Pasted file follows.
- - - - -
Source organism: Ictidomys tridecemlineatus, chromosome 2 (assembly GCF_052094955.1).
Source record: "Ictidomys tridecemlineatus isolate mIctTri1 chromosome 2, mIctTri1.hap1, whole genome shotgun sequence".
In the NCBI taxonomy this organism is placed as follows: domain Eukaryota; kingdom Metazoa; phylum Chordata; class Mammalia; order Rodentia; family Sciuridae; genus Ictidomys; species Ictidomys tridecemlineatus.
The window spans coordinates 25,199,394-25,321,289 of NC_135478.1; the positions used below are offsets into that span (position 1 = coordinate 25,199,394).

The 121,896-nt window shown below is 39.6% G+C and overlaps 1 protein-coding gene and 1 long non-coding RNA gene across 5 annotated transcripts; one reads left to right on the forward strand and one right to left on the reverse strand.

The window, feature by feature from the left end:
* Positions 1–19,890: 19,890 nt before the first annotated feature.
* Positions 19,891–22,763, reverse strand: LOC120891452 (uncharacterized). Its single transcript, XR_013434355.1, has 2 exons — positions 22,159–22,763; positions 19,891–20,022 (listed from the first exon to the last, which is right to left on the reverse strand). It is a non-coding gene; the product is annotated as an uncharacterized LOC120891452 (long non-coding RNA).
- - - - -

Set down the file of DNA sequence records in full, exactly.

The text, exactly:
Source organism: Ictidomys tridecemlineatus, chromosome 2 (assembly GCF_052094955.1).
Source record: "Ictidomys tridecemlineatus isolate mIctTri1 chromosome 2, mIctTri1.hap1, whole genome shotgun sequence".
In the NCBI taxonomy this organism is placed as follows: domain Eukaryota; kingdom Metazoa; phylum Chordata; class Mammalia; order Rodentia; family Sciuridae; genus Ictidomys; species Ictidomys tridecemlineatus.
The window spans coordinates 25,199,394-25,321,289 of NC_135478.1; the positions used below are offsets into that span (position 1 = coordinate 25,199,394).

The 121,896-nt window shown below is 39.6% G+C and overlaps 1 protein-coding gene and 1 long non-coding RNA gene across 5 annotated transcripts; one reads left to right on the forward strand and one right to left on the reverse strand.

The window, feature by feature from the left end:
* Positions 1–19,890: 19,890 nt before the first annotated feature.
* Positions 19,891–22,763, reverse strand: LOC120891452 (uncharacterized). Its single transcript, XR_013434355.1, has 2 exons — positions 22,159–22,763; positions 19,891–20,022 (listed from the first exon to the last, which is right to left on the reverse strand). It is a non-coding gene; the product is annotated as an uncharacterized LOC120891452 (long non-coding RNA).